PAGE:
Tuesday, February 5, 2013

An Apology

As you know some homes I decorate are featured in amazing publications. Recently, I was delighted that a family home I helped decorate was featured in a national magazine.

As with many homes I encounter, partial decorating is done prior to my involvement and we incorporate work that is already in the house. In this particular home, the homeowner had a painting that was given to her by her sister. It was a large painting that was given to her as a housewarming gift and it was inspired by a painting by established Canadian artist Meredith Bingham. This piece has been in the house for a few years prior to my involvement to help redecorate the living room, kitchen, and powder room. And, as you can imagine, it was incorporated into the updated decor that I was involved in.

When the magazine shot the house, it included a picture of the painting. Unfortunately because of the resemblance to Meredith's work it came across that we were encouraging the replication of established artists, and the promotion of copying artists work which was not my, or the magazine's intention.

I would like to apologize to Meredith Bingham and Canvas Gallery for not recognizing that the art piece in the dining room was inspired by Meredith when I first got engaged in the redecoration of the living room, kitchen, and powder room. Although the credit in the magazine feature may be perceived by others as a promotion of DIY art instead of original art, I am most certain that was not the magazine's the intention. I am very sorry for the confusion and frustration this might have caused.



  1. Nicely handled. I saw that article and was a bit surprised by how the magazine handled the DIY art myself. On the other hand, I now know Meredith Bingham's work when I previously did not! Might give her more exposure in the long run. Lindsay Adelman giving out DIY instructions on her web site comes to mind.

  2. There are so many DIY, art and design enthusiasts out there these days that it's inevitable some established artists' work will be replicated for their personal use. It's very classy of you to step up like this although it's clearly not your fault. For me I would prefer to focus on admiring your overall design than picking out an unnecessary infringement case.

  3. Hugs. You're an awesome designer and good person. As Churchhill said "KBO"*. xoxo
    *Keep Buggering On

  4. Tim, it's a beautiful space. Congrats :)

  5. Well done Tim - you write very beautifully. :)

  6. Tim, while I think your apology is thoughtful and heartfelt, I am not sure I am in agreement that it is necessary. Ms. Bingham is undoubtedly talented. But I don't think creating a DIY inspired by her work diminishes that talent at all. Do we see the same uproar when a faux Barcelona chair is featured in a home tour? Or an inexpensive poster of Van Gogh's starry night? I've seen both in the pages of design magazines and I've never thought it made the original master seem, well, less masterful.

    The reality is we, as creators, are influenced by many voices and we influence many. I believe that every artist/author/crafter/designer starts off as being influenced by other people's work and creating their own rendition of it. Yes, the hope is that at some point you find your own creative voice. But 'no person is an island'- you didn't become the artist you are today in isolation. You might feel others are "copying your style" but if you take a look at your own journey, weren't you just as influenced by others?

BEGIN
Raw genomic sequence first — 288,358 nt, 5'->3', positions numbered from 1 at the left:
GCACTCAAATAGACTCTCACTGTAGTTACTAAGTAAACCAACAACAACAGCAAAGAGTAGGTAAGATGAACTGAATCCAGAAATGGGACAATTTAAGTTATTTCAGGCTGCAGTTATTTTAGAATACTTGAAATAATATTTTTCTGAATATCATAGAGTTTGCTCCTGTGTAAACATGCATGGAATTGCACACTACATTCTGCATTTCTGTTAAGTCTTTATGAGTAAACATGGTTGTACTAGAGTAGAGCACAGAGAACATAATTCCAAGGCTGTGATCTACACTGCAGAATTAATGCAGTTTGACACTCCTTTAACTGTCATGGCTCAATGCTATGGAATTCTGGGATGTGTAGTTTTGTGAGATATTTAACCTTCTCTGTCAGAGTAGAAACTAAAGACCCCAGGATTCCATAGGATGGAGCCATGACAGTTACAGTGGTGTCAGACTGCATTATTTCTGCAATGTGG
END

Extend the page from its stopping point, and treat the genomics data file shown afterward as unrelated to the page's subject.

I guess my issue is when people take claim to the originality of something, that they are doing something that no one else could possibly do or thought of. This holds true for bloggers as well - when someone says "they copied my DIY" or "they saw that on my blog", I want to ask "well, where did YOU first see this idea?" There are no original ideas as the cliche goes.

    This is not to say that I don't value the work, talent, and time that goes into creating original art. My own brother is a struggling artist and I see first hand the passion and countless hours that goes into creating just one piece. But its not just art that should be valued. The way you helped Michelle decorate her home should be appreciated just as much. The time and effort that Michelle's sister put into her artwork - creating a gift from the heart - should also be valued.

    DIY is not a dirty word. This is a debate that is constant in the design world. There are many who do it professionally and earn a living from creating who diminish the talents of those who create as a hobby, on a whim, or out of passion. The reality is there are just as many mediocre professionals as there are naturally talented hobbyists. As those lines continue to blur, I think we all just need to be confident in our own abilities. I hope that Michelle treasures the artwork as much as it had been an original Picasso. A gift from her sister's own hands is in my eyes priceless.

  7. As an artist that has had her paintings appear in Style at Home many times, I can only say how terrible I would feel if I opened an issue and saw a knock off of one of my paintings. Your explanation and apology are beautifully written Tim, but I think in a case like this it would have been nice if the artist could have been notified about this situation ahead of time. Then she would at least have had the opportunity to offer up one of her original's to be used as a prop for the shoot. I know I would've appreciated an email if I were in Ms Bingham's shoes.